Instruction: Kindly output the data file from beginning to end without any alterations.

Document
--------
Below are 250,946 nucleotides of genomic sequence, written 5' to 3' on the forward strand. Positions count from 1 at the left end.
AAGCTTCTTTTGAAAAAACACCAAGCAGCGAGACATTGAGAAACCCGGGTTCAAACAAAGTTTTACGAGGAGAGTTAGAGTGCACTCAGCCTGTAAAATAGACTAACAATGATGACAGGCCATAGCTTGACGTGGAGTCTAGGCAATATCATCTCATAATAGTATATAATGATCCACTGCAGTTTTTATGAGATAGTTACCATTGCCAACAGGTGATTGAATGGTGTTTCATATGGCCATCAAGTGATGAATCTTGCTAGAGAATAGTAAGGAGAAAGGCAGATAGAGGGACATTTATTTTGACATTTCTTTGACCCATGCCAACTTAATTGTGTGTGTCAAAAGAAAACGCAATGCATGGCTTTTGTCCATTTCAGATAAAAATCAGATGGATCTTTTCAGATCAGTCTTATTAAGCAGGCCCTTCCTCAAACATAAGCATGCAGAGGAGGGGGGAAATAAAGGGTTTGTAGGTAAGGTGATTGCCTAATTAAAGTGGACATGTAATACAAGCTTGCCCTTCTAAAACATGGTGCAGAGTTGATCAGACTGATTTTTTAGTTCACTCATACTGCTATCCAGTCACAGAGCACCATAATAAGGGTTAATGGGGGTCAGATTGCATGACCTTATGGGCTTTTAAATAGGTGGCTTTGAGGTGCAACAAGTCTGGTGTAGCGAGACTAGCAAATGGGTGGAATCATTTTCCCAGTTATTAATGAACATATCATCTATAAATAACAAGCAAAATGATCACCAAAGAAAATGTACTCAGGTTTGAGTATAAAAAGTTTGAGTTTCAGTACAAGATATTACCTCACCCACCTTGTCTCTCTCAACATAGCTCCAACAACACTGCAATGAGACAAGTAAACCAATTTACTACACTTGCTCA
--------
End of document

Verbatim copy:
Below are 250,946 nucleotides of genomic sequence, written 5' to 3' on the forward strand. Positions count from 1 at the left end.
AAGCTTCTTTTGAAAAAACACCAAGCAGCGAGACATTGAGAAACCCGGGTTCAAACAAAGTTTTACGAGGAGAGTTAGAGTGCACTCAGCCTGTAAAATAGACTAACAATGATGACAGGCCATAGCTTGACGTGGAGTCTAGGCAATATCATCTCATAATAGTATATAATGATCCACTGCAGTTTTTATGAGATAGTTACCATTGCCAACAGGTGATTGAATGGTGTTTCATATGGCCATCAAGTGATGAATCTTGCTAGAGAATAGTAAGGAGAAAGGCAGATAGAGGGACATTTATTTTGACATTTCTTTGACCCATGCCAACTTAATTGTGTGTGTCAAAAGAAAACGCAATGCATGGCTTTTGTCCATTTCAGATAAAAATCAGATGGATCTTTTCAGATCAGTCTTATTAAGCAGGCCCTTCCTCAAACATAAGCATGCAGAGGAGGGGGGAAATAAAGGGTTTGTAGGTAAGGTGATTGCCTAATTAAAGTGGACATGTAATACAAGCTTGCCCTTCTAAAACATGGTGCAGAGTTGATCAGACTGATTTTTTAGTTCACTCATACTGCTATCCAGTCACAGAGCACCATAATAAGGGTTAATGGGGGTCAGATTGCATGACCTTATGGGCTTTTAAATAGGTGGCTTTGAGGTGCAACAAGTCTGGTGTAGCGAGACTAGCAAATGGGTGGAATCATTTTCCCAGTTATTAATGAACATATCATCTATAAATAACAAGCAAAATGATCACCAAAGAAAATGTACTCAGGTTTGAGTATAAAAAGTTTGAGTTTCAGTACAAGATATTACCTCACCCACCTTGTCTCTCTCAACATAGCTCCAACAACACTGCAATGAGACAAGTAAACCAATTTACTACACTTGCTCA